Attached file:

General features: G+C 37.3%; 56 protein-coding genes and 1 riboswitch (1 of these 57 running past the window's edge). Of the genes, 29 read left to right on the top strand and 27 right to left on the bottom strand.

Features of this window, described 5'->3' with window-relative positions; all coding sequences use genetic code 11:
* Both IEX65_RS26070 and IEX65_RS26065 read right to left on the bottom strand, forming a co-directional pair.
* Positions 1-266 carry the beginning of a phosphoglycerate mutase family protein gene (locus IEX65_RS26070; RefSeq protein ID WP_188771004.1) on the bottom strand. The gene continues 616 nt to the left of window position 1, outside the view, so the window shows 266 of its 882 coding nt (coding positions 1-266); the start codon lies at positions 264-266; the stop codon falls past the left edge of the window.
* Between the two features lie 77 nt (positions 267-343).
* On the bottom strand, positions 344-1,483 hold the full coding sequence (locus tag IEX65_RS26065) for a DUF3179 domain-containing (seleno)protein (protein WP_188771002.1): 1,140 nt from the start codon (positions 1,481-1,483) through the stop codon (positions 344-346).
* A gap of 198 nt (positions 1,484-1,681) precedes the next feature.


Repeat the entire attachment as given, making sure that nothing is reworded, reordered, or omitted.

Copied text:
General features: G+C 37.3%; 56 protein-coding genes and 1 riboswitch (1 of these 57 running past the window's edge). Of the genes, 29 read left to right on the top strand and 27 right to left on the bottom strand.

Features of this window, described 5'->3' with window-relative positions; all coding sequences use genetic code 11:
* Both IEX65_RS26070 and IEX65_RS26065 read right to left on the bottom strand, forming a co-directional pair.
* Positions 1-266 carry the beginning of a phosphoglycerate mutase family protein gene (locus IEX65_RS26070; RefSeq protein ID WP_188771004.1) on the bottom strand. The gene continues 616 nt to the left of window position 1, outside the view, so the window shows 266 of its 882 coding nt (coding positions 1-266); the start codon lies at positions 264-266; the stop codon falls past the left edge of the window.
* Between the two features lie 77 nt (positions 267-343).
* On the bottom strand, positions 344-1,483 hold the full coding sequence (locus tag IEX65_RS26065) for a DUF3179 domain-containing (seleno)protein (protein WP_188771002.1): 1,140 nt from the start codon (positions 1,481-1,483) through the stop codon (positions 344-346).
* A gap of 198 nt (positions 1,484-1,681) precedes the next feature.